- Look to the seller as the best source of financing when purchasing a business.
- Pursue a structured "due diligence" process. Ask for help from your lawyer and accountant.
- Verify receivables by written verification from people owing the business money.
- Perform your own evaluation of the business's real estate location.
- Deal only with established, well-financed and widely successful franchisers.
- Determine the names of all franchisees in your area and go talk to them.
THE TOP TEN DON'TS
- Permit any expert to decide for you whether or not you should buy a business.
- Buy a business or franchise without your lawyer approving all documents.
- Buy a business or franchise without your accountant reviewing their records.
- Rely on information or advice from franchise or other selling agents.
- Rely on pro forma financial statements (future predictions.)
- Be in a rush. (Wait patiently for the fat opportunity by looking at lots of them.)
- Rely on the seller's evaluation of inventory and other assets.
- Deal with start-up or poorly experienced and financed franchisers.
- Hesitate to walk away from a deal that is not a potential home run.
- Overlook comparing what you can do as an individual vs. as a franchisee.
If you are writing your business plan while reviewing this material, take a moment now to include any information about your business related to this session. MOBI’s free Business Plan Template and other worksheets, checklists, and templates are available for you to download. Just visit the list of MOBI Resource Documents on the Resources & Tools page of our website.
Here are some key terms and definitions used in this session or related to this session:
|Assets||The resources owned by or owed to the business (typically include cash, accounts receivable, current assets like inventory that has not been used yet, fixed assets like equipment, etc.).|
|Assignment Provisions||In the context of property leases for businesses, assignment provisions refer to the clauses or terms within the lease agreement that outline the conditions and requirements for the tenant to transfer their lease rights and obligations to another party.|
|Balance Sheet||Shows how much the business is worth, including everything others owe to the business (assets), everything the business owes to others (liabilities), and everything the business owns (equity).|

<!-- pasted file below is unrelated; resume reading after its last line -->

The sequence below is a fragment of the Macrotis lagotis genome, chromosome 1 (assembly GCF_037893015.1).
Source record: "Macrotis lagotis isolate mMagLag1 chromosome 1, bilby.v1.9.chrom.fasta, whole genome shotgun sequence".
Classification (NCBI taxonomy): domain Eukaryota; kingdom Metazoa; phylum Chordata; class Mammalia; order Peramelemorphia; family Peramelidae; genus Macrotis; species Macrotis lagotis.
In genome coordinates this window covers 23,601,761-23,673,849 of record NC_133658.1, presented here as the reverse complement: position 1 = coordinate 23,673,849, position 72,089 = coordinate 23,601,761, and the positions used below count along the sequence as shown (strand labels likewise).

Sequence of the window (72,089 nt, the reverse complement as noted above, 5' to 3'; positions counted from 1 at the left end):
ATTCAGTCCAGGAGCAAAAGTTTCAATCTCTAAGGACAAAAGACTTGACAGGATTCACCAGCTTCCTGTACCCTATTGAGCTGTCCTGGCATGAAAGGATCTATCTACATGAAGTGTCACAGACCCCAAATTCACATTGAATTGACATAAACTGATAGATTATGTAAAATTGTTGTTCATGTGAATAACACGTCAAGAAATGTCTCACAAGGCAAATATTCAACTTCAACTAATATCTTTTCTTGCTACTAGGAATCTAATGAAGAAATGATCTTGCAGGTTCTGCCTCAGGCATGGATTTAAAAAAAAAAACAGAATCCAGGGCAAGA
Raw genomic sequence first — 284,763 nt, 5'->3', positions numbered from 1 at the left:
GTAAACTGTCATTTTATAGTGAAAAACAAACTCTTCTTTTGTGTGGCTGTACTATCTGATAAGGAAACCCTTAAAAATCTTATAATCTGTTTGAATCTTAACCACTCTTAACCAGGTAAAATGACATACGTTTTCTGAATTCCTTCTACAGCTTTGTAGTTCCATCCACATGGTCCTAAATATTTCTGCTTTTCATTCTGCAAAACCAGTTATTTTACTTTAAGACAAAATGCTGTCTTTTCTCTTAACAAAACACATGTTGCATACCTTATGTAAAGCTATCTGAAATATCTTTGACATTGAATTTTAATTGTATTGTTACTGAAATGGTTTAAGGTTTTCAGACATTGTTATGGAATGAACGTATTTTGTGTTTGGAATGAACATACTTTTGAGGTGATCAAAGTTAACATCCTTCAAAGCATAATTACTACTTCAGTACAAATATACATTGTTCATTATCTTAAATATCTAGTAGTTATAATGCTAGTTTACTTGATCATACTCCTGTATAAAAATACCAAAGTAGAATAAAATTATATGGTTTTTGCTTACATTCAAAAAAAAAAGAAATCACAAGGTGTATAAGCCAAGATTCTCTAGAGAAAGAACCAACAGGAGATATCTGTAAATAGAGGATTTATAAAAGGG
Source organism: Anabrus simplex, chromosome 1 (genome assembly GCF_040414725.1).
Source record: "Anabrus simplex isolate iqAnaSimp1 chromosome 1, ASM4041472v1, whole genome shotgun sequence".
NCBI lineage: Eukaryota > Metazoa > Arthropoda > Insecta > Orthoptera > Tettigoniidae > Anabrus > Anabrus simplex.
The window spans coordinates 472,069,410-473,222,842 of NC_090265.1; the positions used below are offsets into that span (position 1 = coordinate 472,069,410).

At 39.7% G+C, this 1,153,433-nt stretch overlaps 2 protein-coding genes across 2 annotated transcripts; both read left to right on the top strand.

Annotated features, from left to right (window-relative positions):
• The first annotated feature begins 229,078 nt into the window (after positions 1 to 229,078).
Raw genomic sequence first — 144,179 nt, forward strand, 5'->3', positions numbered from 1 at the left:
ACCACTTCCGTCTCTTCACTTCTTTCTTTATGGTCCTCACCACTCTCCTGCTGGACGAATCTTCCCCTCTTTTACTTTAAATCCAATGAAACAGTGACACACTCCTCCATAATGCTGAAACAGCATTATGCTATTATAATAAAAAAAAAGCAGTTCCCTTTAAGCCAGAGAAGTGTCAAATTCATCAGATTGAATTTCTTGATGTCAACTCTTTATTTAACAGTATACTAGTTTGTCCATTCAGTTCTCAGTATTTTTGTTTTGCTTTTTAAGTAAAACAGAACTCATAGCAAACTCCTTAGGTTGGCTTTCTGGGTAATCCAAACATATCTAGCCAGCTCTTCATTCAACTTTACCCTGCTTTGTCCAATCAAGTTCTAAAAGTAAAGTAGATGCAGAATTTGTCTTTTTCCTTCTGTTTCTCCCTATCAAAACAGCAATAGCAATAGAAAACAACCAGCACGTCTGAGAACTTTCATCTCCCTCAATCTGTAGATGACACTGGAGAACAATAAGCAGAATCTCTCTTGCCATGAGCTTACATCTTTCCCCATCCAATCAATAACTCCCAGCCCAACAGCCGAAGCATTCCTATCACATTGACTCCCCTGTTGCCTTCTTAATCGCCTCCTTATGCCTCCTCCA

|Due Diligence||The process of conducting thorough research, investigation, and analysis before making a decision or entering into a business transaction.|
|Equity||In the context of evaluating whether to buy a business or franchise, equity refers to the value of ownership or ownership stake in the business. Having equity in a business means you have a financial interest in its success and potential for earning profits.|
|Equity Position||The amount of cash, or capital, necessary to put down to buy a business or franchise; refers to the ownership stake or share of the business you would have if you were to invest in it or acquire it.|
|Exorbitant Fees||Unreasonably high fees.|
|Franchisee||The individual, organization, or entity that purchases a business franchise from the franchiser.|
|Franchiser||The individual, organization, or entity that franchises a business, offers opportunities for others to be a franchisee. Also spelled franchisor.|
|Full Service Lease||A term in a property lease whereby all additional expenses are included in the rent. The opposite is triple-net or "NNN" whereby the tenant is responsible for paying its share of property real estate taxes, insurance, and common area repairs.|
|Liabilities||The resources/money owed by the business to others (typically include accounts payable, credit card balance, current liabilities like quarterly taxes, long-term liabilities like loans, etc.)|
|Liquid Assets||Assets that can be easily and quickly converted into cash without significantly affecting their market value. Some examples include cash, savings accounts, checking accounts, money market accounts, certificates of deposit (CDs), Treasury bills (T-Bills), etc.|
|Obsolete Items||Refers to assets that have lost their value or usefulness and are no longer expected to generate economic benefits for a business.|
|Operating Capital||The amount of money or financial resources that a business has available to cover its day-to-day operations expenses and short-term obligations. Also known as working capital.|
|Payables||Accounts Payable or A/P.|
|Pro Forma||A Latin term that translates to "as a matter of form." It can be used to refer to financial statements, reports, projections, or calculations that are prepared for presentation or disclosure purposes. Pro forma documents provide a standardized, hypothetical, or projected view of financial or other data to illustrate potential outcomes, scenarios, or assumptions.|
|Profit and Loss Statement||Also known as the Income Statement, shows how your business earned and spent money, and if the business is profitable or not.|
|Receivables||Accounts Receivable or A/R.|
Triple Net or "NNN" Lease
|A term in a property lease whereby the tenant is responsible for paying its share of property real estate taxes, insurance, and common area repairs. This is the opposite of a "full service" lease term where all additional expenses are included in the rent.|
|Professional investors who use funds raised from limited partners to invest in new businesses or ventures.|